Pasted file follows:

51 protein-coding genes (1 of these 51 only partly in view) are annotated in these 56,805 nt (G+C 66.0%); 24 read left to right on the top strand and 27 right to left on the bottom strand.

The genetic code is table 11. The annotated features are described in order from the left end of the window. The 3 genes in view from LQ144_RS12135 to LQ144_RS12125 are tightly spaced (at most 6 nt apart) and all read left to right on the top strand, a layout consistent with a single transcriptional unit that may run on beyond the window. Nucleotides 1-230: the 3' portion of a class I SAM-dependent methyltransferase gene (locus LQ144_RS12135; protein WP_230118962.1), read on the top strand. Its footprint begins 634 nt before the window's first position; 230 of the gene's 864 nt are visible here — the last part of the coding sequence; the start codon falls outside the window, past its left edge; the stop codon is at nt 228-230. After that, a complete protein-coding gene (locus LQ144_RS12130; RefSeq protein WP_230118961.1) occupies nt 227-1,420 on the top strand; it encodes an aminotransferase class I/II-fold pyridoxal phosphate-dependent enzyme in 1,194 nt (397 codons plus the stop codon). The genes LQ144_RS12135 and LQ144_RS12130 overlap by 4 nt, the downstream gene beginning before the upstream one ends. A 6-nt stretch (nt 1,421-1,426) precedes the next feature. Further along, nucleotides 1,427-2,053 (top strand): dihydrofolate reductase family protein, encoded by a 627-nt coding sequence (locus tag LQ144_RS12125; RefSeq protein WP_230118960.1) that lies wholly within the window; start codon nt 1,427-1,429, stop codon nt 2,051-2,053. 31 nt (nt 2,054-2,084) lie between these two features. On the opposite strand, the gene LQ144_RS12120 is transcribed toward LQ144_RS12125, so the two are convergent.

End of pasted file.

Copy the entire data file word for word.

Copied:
51 protein-coding genes (1 of these 51 only partly in view) are annotated in these 56,805 nt (G+C 66.0%); 24 read left to right on the top strand and 27 right to left on the bottom strand.

The genetic code is table 11. The annotated features are described in order from the left end of the window. The 3 genes in view from LQ144_RS12135 to LQ144_RS12125 are tightly spaced (at most 6 nt apart) and all read left to right on the top strand, a layout consistent with a single transcriptional unit that may run on beyond the window. Nucleotides 1-230: the 3' portion of a class I SAM-dependent methyltransferase gene (locus LQ144_RS12135; protein WP_230118962.1), read on the top strand. Its footprint begins 634 nt before the window's first position; 230 of the gene's 864 nt are visible here — the last part of the coding sequence; the start codon falls outside the window, past its left edge; the stop codon is at nt 228-230. After that, a complete protein-coding gene (locus LQ144_RS12130; RefSeq protein WP_230118961.1) occupies nt 227-1,420 on the top strand; it encodes an aminotransferase class I/II-fold pyridoxal phosphate-dependent enzyme in 1,194 nt (397 codons plus the stop codon). The genes LQ144_RS12135 and LQ144_RS12130 overlap by 4 nt, the downstream gene beginning before the upstream one ends. A 6-nt stretch (nt 1,421-1,426) precedes the next feature. Further along, nucleotides 1,427-2,053 (top strand): dihydrofolate reductase family protein, encoded by a 627-nt coding sequence (locus tag LQ144_RS12125; RefSeq protein WP_230118960.1) that lies wholly within the window; start codon nt 1,427-1,429, stop codon nt 2,051-2,053. 31 nt (nt 2,054-2,084) lie between these two features. On the opposite strand, the gene LQ144_RS12120 is transcribed toward LQ144_RS12125, so the two are convergent.